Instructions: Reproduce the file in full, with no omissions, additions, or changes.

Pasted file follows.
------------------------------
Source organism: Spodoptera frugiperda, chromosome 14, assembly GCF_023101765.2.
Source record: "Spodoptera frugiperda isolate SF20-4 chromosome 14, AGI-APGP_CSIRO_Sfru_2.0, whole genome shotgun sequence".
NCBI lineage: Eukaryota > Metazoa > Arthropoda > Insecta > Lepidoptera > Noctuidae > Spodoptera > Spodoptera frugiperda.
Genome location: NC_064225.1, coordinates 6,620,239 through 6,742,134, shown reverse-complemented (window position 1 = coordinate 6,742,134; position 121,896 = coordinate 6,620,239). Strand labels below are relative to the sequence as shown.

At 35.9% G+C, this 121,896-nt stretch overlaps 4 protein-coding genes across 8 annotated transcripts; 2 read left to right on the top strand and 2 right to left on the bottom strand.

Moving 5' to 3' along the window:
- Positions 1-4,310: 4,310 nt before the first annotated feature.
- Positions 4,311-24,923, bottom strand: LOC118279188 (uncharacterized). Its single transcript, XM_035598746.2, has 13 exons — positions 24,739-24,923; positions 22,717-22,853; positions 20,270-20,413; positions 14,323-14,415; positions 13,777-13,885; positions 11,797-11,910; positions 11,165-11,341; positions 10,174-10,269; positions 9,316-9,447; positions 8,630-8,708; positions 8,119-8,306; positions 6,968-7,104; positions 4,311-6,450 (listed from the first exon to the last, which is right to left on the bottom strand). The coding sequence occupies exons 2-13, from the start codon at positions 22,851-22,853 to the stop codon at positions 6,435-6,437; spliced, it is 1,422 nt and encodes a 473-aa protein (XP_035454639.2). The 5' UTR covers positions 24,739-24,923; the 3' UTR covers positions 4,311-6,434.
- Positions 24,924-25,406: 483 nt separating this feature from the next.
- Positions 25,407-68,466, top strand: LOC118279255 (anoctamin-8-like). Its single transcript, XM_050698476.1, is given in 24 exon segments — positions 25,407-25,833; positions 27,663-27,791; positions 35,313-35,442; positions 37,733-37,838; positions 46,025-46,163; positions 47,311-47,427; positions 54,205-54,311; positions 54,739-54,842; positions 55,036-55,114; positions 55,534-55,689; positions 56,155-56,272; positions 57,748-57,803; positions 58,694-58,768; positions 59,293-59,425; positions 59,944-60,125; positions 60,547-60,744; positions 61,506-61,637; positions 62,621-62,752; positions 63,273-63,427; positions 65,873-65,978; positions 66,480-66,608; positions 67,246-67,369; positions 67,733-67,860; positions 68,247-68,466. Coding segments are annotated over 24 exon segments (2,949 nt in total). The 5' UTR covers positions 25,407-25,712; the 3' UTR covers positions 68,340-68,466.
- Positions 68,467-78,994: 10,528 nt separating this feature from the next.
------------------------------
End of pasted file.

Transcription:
Source organism: Spodoptera frugiperda, chromosome 14, assembly GCF_023101765.2.
Source record: "Spodoptera frugiperda isolate SF20-4 chromosome 14, AGI-APGP_CSIRO_Sfru_2.0, whole genome shotgun sequence".
NCBI lineage: Eukaryota > Metazoa > Arthropoda > Insecta > Lepidoptera > Noctuidae > Spodoptera > Spodoptera frugiperda.
Genome location: NC_064225.1, coordinates 6,620,239 through 6,742,134, shown reverse-complemented (window position 1 = coordinate 6,742,134; position 121,896 = coordinate 6,620,239). Strand labels below are relative to the sequence as shown.

At 35.9% G+C, this 121,896-nt stretch overlaps 4 protein-coding genes across 8 annotated transcripts; 2 read left to right on the top strand and 2 right to left on the bottom strand.

Moving 5' to 3' along the window:
- Positions 1-4,310: 4,310 nt before the first annotated feature.
- Positions 4,311-24,923, bottom strand: LOC118279188 (uncharacterized). Its single transcript, XM_035598746.2, has 13 exons — positions 24,739-24,923; positions 22,717-22,853; positions 20,270-20,413; positions 14,323-14,415; positions 13,777-13,885; positions 11,797-11,910; positions 11,165-11,341; positions 10,174-10,269; positions 9,316-9,447; positions 8,630-8,708; positions 8,119-8,306; positions 6,968-7,104; positions 4,311-6,450 (listed from the first exon to the last, which is right to left on the bottom strand). The coding sequence occupies exons 2-13, from the start codon at positions 22,851-22,853 to the stop codon at positions 6,435-6,437; spliced, it is 1,422 nt and encodes a 473-aa protein (XP_035454639.2). The 5' UTR covers positions 24,739-24,923; the 3' UTR covers positions 4,311-6,434.
- Positions 24,924-25,406: 483 nt separating this feature from the next.
- Positions 25,407-68,466, top strand: LOC118279255 (anoctamin-8-like). Its single transcript, XM_050698476.1, is given in 24 exon segments — positions 25,407-25,833; positions 27,663-27,791; positions 35,313-35,442; positions 37,733-37,838; positions 46,025-46,163; positions 47,311-47,427; positions 54,205-54,311; positions 54,739-54,842; positions 55,036-55,114; positions 55,534-55,689; positions 56,155-56,272; positions 57,748-57,803; positions 58,694-58,768; positions 59,293-59,425; positions 59,944-60,125; positions 60,547-60,744; positions 61,506-61,637; positions 62,621-62,752; positions 63,273-63,427; positions 65,873-65,978; positions 66,480-66,608; positions 67,246-67,369; positions 67,733-67,860; positions 68,247-68,466. Coding segments are annotated over 24 exon segments (2,949 nt in total). The 5' UTR covers positions 25,407-25,712; the 3' UTR covers positions 68,340-68,466.
- Positions 68,467-78,994: 10,528 nt separating this feature from the next.